Lean Supply Chain Management

Even though Toyota – the Japanese company – was the one who made the lean concept widely well-known with the Toyota production system (TPS), there is a fact shows that lean did not just emerging but it was partially used in the United States. For example in 1908, “Scientific management” made by Frederick W. Taylor was the concept of using scientific method such as standardization to apply with the working process. This scientific idea was criticized to be the initial stage of developing the lean concept, since it helped workers to work in system and ignored the unnecessary jobs. However, Henry Ford is considered to be the first person, who used the lean principles. In 1910, Ford has developed the concept of continuous flow – called Ford’s model T production system (MTPS) – for manufacturing assembly line. This MTPS was to have workers focusing on their individual jobs and moving work from station to station by conveyer until the individual works became a complete unit. However, the MTPS was criticized to be not suitable in the long term production, since it cannot present customers with more variety of products.

In 1950, Taiichi Ohno and Shigeo Shingo have studied the MTPS and the other principles such as just-in-time (JIT) while visiting the US super market, and then developed the “pull system”, which was applied to the continuous flow system of Henry Ford; thereby, helping TPS to emphasize on the process work rather than the individual works or machines. The word “lean” was emerging in 1980 by the Massachusetts Institute of Technology (MIT); in order to describe the TPS. Lean principles help any company to eliminate waste in business activities. By eliminating waste, companies can gain more profitable, flexible, and controllable over the processes. The term “waste” in lean concept is including everything that makes the process flow unsmooth. There are 7 different types of wastes which are waiting time, excess inventory, defect, over production, waste in process, useless motion, and transportation. Lean concept became famous and widely-used in many companies around the world; however, many firms then realized that they cannot gain the highest benefits from the lean system unless their suppliers and customers in the supply chain system became the lean users too. Therefore the lean concept and supply chain concept then merge together into the lean supply chain management.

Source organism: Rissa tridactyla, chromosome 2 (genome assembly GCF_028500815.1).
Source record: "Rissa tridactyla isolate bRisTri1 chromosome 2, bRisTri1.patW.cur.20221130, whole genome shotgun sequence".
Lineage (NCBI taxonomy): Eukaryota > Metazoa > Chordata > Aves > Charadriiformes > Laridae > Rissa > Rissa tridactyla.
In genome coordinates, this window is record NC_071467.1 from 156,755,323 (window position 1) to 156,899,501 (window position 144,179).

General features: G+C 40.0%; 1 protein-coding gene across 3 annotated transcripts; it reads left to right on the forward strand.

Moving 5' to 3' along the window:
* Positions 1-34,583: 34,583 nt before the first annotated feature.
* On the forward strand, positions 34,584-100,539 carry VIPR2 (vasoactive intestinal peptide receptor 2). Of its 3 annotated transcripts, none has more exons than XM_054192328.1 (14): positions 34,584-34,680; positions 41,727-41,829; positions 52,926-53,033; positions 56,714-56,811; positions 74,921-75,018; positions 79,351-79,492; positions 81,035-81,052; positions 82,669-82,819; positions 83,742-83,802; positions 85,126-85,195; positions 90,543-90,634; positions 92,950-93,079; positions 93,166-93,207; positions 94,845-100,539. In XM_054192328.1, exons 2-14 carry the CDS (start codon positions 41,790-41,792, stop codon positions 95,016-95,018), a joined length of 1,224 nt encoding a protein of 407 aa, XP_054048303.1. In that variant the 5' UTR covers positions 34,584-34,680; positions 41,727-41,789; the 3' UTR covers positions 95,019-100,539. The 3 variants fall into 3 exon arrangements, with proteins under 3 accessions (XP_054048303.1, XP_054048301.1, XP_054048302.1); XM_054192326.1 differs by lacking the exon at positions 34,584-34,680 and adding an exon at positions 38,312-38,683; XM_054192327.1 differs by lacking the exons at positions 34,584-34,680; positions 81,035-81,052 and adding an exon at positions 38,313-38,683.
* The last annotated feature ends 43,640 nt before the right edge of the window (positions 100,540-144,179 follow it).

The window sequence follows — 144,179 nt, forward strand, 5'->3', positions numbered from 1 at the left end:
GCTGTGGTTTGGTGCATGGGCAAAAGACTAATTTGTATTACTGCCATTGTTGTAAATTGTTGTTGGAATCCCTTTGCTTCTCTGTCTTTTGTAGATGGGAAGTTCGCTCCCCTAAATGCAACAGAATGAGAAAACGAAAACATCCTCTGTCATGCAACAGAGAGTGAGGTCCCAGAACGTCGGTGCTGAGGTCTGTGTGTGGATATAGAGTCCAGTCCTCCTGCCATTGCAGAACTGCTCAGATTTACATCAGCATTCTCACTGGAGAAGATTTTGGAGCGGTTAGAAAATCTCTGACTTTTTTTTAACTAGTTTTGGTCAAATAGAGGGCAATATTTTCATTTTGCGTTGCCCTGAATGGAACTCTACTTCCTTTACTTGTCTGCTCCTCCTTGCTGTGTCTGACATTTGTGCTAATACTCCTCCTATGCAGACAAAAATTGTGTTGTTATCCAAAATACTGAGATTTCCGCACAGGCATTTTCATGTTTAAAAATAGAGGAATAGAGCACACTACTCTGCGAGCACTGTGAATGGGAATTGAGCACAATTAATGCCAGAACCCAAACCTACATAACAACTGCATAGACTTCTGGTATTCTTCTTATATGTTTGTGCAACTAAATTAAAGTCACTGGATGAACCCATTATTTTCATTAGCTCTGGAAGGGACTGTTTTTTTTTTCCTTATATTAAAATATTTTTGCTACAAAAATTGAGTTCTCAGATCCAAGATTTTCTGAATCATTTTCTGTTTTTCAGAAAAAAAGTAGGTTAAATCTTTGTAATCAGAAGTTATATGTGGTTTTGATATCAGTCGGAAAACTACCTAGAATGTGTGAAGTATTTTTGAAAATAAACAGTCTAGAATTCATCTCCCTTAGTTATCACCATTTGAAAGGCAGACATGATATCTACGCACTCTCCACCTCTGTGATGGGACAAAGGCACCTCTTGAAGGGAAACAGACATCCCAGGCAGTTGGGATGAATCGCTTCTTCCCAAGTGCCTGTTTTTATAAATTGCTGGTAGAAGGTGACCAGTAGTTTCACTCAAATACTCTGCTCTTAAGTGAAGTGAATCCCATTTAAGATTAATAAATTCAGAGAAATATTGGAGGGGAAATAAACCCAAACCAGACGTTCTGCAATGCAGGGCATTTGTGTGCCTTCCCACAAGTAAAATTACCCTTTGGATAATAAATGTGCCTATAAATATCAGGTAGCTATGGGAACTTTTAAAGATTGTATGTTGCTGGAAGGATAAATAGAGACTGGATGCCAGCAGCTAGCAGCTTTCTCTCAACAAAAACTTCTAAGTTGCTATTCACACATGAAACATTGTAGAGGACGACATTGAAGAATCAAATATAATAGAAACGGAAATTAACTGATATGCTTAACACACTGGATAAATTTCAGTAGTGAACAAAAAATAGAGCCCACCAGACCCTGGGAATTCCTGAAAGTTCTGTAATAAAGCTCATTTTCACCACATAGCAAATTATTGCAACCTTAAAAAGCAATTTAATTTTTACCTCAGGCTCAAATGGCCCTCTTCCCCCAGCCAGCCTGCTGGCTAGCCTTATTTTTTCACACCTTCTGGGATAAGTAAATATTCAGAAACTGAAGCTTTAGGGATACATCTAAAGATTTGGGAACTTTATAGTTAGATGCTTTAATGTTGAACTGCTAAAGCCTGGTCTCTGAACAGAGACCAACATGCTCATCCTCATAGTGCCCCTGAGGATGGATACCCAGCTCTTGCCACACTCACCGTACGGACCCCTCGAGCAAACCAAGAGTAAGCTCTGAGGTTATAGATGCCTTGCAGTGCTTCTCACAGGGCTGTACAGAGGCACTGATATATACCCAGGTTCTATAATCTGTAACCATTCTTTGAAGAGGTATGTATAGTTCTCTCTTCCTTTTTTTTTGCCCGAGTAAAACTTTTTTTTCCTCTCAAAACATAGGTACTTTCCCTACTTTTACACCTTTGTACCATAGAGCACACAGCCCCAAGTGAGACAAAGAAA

As said by Toyota that having a good process can show good results than having brilliant people manage the poor process, Toyota then adopted the lean concept into its supply management process. In the Toyota case, Toyota realized that it is not a good idea of choosing the suppliers, who are far away from Toyota’s plants, due to it increases the total cost and difficult to control lead-time. Toyota also thought of too many suppliers as the supply chain waste, so Toyota decided to minimized the number of suppliers as low as possible; to keep the best suppliers rather than the lowest cost suppliers. This idea of lean supply management can help Toyota strengthen its supply chain process. With the short and strong supply process, Toyota then can has more controllable on its supply chain, since the long term strategy is needed in today’s business.

Unlike the traditional supply concept, the lean supply considers the entire flow in the supply chain as the whole process. While the traditional supply concept is focusing on the individuals benefits, the lean supply is looking for the benefits of the integrated chain in a longer-term. In lean supply, too many suppliers are considered to be the waste in supply chain; however, more suppliers can provide more reliable for firms in the traditional supply idea. Whether firms decide to use lean supply concept or the others; it is inevitable to point that lean supply chain management also has pros and cons.

Lean Supply Chain Management Activities